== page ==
You might not think that banks could ever have a worse time then in 2008 when the financial industry completely broke.
But they are about to.
The root of their problem then was the irresponsible bundling and reselling of risky mortgage-backed securities. Risks increased. And it became a game of hot potato until investors figured out those securities were worthless.
In essence, the threat came from inside.
Today, the threat comes from outside.
The sharp economic decline at the outbreak of the coronavirus earlier this year, combined with swift Fed action to cut interest rates to near zero once again, left banks with next to no business nor margins on the little they had.
That hasn’t changed, despite some economic activity returning.
Investors have noticed.
Despite the rest of the stock market testing all-time highs, banks like Bank of America Corp (NYSE: BAC) have remained far below pre-crisis levels.
But having a bad year in a tough economic situation isn’t the real problem.
Small Fish Eating the Large
This week, the very first financial tech company has successfully bought an FDIC-insured bank.
While the details and size of the deal haven’t been reported yet, a small fintech named Jiko got the go ahead to complete its purchase of Mid-Central National Bank.
Jiko is four years old. Mid Central is 63.
That’s the state of banking in 2020.
Jiko is basically a mobile app that allows users to open online bank accounts through Mid-Central with deposits going directly into Treasuries.
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This relatively niche app company is the new boss of a bank that’s served Minnesota for more than half a century.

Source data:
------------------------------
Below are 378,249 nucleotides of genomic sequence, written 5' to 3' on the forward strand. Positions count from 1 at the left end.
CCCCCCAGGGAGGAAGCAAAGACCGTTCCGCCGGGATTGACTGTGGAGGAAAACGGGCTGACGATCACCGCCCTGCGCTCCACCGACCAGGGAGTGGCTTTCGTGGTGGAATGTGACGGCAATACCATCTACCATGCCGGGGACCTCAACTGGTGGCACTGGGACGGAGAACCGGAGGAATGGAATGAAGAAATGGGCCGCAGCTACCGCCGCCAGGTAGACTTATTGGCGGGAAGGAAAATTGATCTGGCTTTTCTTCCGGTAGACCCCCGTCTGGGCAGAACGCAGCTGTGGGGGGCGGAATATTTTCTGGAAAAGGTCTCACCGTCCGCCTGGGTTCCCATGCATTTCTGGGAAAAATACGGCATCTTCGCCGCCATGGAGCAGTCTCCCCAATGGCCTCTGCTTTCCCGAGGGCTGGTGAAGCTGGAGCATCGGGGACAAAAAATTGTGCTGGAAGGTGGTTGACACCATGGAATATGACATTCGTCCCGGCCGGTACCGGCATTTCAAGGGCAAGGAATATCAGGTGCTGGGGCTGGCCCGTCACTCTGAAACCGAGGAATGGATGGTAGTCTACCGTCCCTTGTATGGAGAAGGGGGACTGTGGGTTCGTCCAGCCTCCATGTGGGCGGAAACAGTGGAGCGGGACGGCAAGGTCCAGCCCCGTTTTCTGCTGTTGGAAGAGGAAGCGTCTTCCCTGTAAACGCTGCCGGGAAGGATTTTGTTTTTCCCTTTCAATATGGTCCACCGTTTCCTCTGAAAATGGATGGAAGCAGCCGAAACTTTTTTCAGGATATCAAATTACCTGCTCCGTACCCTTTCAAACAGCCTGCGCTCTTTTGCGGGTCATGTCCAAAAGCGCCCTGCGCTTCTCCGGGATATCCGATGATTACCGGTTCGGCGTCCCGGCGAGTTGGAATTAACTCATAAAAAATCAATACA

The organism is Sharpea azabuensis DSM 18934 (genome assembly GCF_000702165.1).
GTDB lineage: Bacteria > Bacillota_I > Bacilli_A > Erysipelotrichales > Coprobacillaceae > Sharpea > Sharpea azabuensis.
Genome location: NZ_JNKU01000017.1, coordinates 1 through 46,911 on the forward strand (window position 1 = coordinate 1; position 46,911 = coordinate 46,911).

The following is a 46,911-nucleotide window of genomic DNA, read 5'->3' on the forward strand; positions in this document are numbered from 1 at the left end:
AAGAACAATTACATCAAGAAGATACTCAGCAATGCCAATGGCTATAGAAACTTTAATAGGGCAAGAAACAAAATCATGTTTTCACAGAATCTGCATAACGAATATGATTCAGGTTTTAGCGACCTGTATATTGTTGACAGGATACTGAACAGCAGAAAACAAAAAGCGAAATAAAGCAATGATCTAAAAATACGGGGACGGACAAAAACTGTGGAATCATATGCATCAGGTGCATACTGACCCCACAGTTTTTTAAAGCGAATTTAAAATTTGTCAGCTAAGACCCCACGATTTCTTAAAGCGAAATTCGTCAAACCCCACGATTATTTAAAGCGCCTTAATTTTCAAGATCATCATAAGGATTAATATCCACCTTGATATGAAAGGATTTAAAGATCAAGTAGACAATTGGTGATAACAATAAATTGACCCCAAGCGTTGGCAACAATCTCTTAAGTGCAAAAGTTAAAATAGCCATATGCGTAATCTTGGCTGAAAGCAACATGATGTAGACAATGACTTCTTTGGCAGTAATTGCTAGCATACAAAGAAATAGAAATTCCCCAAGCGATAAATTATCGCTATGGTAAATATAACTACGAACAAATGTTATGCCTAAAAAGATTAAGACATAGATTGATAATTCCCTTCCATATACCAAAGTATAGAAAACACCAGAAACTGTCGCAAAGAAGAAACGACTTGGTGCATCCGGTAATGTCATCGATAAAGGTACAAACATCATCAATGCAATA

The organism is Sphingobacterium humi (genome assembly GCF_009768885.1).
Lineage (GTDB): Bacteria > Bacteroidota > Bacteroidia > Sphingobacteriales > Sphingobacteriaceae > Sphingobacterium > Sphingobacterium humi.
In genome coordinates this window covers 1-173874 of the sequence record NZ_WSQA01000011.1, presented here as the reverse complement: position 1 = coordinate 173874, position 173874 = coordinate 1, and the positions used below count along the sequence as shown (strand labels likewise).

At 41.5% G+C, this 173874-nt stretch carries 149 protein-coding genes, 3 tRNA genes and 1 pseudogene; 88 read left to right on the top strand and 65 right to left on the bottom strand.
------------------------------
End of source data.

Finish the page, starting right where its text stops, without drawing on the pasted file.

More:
This isn’t the only of its kind.
LendingClub announced a deal to buy Radius Bank earlier this year. But that one doesn’t close until 2021.
Others are no doubt set to pop up. Until now, the only viable option for fintechs to take control or gain access to the banking industry was through partnerships.
Chime, another mobile app company offering bank accounts, decided to partner with Bancorp Bank, now Stride Bank.
Current did the same with Choice Bank.
This shift from legacy banking to fintech shouldn’t really be that surprising. The road from 2008 to 2020 lead us on a crash course for this move.
Banks Just Don’t Matter Anymore
2008’s MBS catastrophe proved that there’s no longer any connection between your local neighborhood bank and your money.
If you have had a mortgage over the last dozen years, you have likely seen it change ownership several times. Banks continue to buy and sell mortgages.
The money you deposit, through our fractional banking system, is used to trade on Wall Street.
And especially now, when many banks still don’t keep pre-crisis hours, nearly everyone banks online primarily. In-bank visits are rare for most these days.
So, what is the point of having a brick-and-mortar bank?
Instead, banking through mobile apps, including unique ones like Jiko, just makes more sense.
This is similar to how PayPal and Square have become household names. Cutting checks, mailing them, then waiting for the recipient to make a run to the bank to deposit them is an outdated concept.
Now, so far, Jiko is the first. LendingClub, an entirely different animal, is likely the second. And they’ve only struck deals to buy small regional banks.
But it’s not hard to see where this goes from here.
Fintechs are lions. Banks are zebras. And the lions are only going to get hungrier.
If you’re a long-term shareholder of major banks like BoA and JP Morgan Chase, you might want to pay attention. You’re at risk of accidentally becoming a start-up tech investor.
To your prosperity and health,
Joshua M. Belanger
Executive Publisher & Founder